Then I was in platform. By noon, situation in underground station was deserted. Suddenly, a street romance show at the end of platform faded my enthusiasm for waiting for Seoul Metro arrival. A pair of lovebirds seemed to be hugging each other’s waist while looking at each other affectionately. Every now and then that man kissed his girl…. “Oh God….”, my envy feeling appeared. Shows like that really didn’t surprise me because I’ve often saw them in same transportation mode belonging to Singapore or Shenzen city. “Think of it as a travel bonus …”, I thought while wryly smiling.

Their intimate embrace was released for a moment after the sound of Seoul Metro could be heard when coming from right aisle. Seoul Metro softly squeaked and stopped in front of them, they ended their romance and I as the lone that romance viewer also boarded the train.

Seoul Metro Line 2 was pushing away from Seodaemun District heading east. I would travel to Jongno District which was eight stations away and had to change to Seoul Metro Line 3 at Euljiro 3(sam)-ga Station and it would take about 30 minutes.

According to the estimated time, I was now standing in front of Seoul Metro door when the announcer sound said that the train would soon be arrived Anguk Station. After a perfect stop, I jumped out of the carriage which I was already on it since several minutes ago, nothing else memorable after the romance for about half an hour ago.

Exiting Anguk Station, I was faced with Yulgok-ro Avenue. Confidently taking a step to the left led me to an intersection which was bustling with fashion, culinary and cosmetic outlets. Looked like I went to the wrong way.

I stood rooted to a side of Enso monument which was located right in a side of intersection. Enso itself is a traditional calligraphy brush native to South Korea. I observed the behavior of local people who were busy shopping. Meanwhile, several groups of tourists from Europe seemed to be conversing in Tourist Information booth which was located next to the monument. Looked like I had to go to the booth and asked for directions to my destination. I finally walked over to it.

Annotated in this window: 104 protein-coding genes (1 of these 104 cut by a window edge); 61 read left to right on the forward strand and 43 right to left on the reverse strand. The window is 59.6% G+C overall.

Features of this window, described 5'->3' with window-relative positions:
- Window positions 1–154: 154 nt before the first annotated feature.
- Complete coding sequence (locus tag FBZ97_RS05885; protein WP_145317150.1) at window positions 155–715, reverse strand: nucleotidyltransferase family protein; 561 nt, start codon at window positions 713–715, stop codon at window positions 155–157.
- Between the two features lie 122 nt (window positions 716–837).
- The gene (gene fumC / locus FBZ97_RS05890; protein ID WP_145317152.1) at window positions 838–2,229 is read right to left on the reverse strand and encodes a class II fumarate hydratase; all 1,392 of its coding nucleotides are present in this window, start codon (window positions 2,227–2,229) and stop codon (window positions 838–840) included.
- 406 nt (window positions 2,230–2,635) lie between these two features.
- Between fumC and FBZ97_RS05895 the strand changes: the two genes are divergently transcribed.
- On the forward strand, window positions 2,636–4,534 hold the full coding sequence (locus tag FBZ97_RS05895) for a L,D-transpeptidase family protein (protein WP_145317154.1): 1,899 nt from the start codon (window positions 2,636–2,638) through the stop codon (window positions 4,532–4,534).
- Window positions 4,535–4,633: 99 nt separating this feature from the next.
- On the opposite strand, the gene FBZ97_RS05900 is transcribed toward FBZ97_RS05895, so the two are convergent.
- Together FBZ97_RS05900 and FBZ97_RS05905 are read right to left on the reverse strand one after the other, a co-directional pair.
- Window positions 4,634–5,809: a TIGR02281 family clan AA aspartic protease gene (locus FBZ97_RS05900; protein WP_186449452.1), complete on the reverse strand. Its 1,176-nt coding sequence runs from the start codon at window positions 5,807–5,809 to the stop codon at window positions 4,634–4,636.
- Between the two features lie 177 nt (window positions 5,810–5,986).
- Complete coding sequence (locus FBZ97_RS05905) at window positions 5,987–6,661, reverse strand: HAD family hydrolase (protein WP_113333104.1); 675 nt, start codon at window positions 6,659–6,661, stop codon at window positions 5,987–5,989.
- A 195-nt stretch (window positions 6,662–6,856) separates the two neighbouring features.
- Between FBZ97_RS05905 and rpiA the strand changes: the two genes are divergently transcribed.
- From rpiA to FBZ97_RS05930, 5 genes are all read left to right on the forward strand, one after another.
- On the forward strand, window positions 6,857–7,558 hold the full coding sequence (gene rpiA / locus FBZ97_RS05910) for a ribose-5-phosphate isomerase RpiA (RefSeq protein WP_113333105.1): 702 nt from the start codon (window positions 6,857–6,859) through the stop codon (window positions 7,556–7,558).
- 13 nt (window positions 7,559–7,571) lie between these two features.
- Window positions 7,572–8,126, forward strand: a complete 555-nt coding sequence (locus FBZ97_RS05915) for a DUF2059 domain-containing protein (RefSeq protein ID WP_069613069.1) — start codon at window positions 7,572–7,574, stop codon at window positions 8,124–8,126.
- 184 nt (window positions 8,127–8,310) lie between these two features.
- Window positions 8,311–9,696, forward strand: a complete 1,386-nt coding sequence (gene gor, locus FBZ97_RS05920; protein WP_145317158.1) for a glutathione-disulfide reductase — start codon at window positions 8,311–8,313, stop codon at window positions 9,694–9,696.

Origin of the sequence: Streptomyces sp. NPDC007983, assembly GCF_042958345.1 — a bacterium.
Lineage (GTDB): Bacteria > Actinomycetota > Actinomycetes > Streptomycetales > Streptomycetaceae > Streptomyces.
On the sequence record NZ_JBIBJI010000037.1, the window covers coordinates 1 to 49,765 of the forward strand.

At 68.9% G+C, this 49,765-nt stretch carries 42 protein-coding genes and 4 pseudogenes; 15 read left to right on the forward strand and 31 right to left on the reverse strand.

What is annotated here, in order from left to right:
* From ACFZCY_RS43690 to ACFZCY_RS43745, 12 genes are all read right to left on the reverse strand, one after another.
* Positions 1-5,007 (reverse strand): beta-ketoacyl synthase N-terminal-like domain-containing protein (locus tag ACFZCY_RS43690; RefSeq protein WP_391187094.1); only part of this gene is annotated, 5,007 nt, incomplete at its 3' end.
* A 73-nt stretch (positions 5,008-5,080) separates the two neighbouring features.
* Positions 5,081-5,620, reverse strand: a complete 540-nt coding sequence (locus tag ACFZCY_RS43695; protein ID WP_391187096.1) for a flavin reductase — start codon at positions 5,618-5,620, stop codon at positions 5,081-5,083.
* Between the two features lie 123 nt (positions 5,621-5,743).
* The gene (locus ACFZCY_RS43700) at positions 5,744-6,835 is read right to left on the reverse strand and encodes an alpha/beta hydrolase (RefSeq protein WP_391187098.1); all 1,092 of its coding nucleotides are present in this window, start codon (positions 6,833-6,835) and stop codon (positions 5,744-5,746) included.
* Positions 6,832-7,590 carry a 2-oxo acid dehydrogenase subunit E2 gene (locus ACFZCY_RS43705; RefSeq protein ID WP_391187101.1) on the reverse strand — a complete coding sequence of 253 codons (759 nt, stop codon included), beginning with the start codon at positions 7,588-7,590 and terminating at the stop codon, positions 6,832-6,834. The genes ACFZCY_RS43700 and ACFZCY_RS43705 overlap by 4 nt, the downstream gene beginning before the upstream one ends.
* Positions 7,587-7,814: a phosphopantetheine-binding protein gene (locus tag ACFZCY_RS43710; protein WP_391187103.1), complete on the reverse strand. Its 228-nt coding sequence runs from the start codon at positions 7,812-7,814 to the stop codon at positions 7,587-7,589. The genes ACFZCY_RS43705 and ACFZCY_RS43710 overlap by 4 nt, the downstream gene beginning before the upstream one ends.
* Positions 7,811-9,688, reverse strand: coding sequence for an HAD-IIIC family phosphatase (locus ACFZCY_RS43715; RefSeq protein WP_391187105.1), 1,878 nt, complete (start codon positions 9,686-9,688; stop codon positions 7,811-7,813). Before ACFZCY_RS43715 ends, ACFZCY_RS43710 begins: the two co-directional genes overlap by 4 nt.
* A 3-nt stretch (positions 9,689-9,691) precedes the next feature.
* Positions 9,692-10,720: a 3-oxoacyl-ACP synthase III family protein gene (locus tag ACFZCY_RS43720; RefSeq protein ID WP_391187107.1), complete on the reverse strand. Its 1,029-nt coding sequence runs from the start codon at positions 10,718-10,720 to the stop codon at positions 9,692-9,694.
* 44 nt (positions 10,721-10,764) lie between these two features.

Me: “Hello, Ms. Can I know which way that I need to choose toward Bukchon Hanok Village?”

Her: “Hi, Sir. You can go straight there and then turn left in crossroad. You will arrive in Bukchon Hanok Village with walking about 600 meters”.

Me: “Very clear, thank you, Ms”

Her: “You are welcome. And this tourism map is for you”, she smiled as she handed me a Seoul tourism map.

I immediately headed north. Relaxing a bit while enjoying the bustling streets of Bukchon-ro, I finally arrived at Bukchon Hanok Village in 20 minutes. That cultural village was located in west of the main road.

Notre Dame Education Center in Bukchon Hanok Village.

To my surprise, this was different from Gamcheon Culture Village in Busan which I visited a few days ago. Bukchon Hanok Village featured rows of Hanok (traditional South Korean houses) which were neatly arranged along the contour of pedestrian path. The wood which was part of Hanok building looked shiny and well maintained, the alleys which could only be passed by walking looked neat and clean. This was the residence of Joseon Dynasty-era nobles which were more than six centuries old and were the pride of Jongno District.

In accordance with its nickname as the “North Village”, this village was indeed located to the north of two main icons of Seoul, i.e Cheonggye River and Jongno District.

In addition to functioning as a Hanok preservation, this village also functions as a cultural center, traditional inns, restaurants and a place to drink tea together.

Walking through the interior of village, several female tourists looked elegant in Hanbok (South Korean clothing) in order to walking through this cultural village more solemnly.

A beauty that was stored in Gahoe area, I finally managed to come to it. A classic impression, serenity, silence, full of meaning and cultural majesty I felt very strongly during this visit.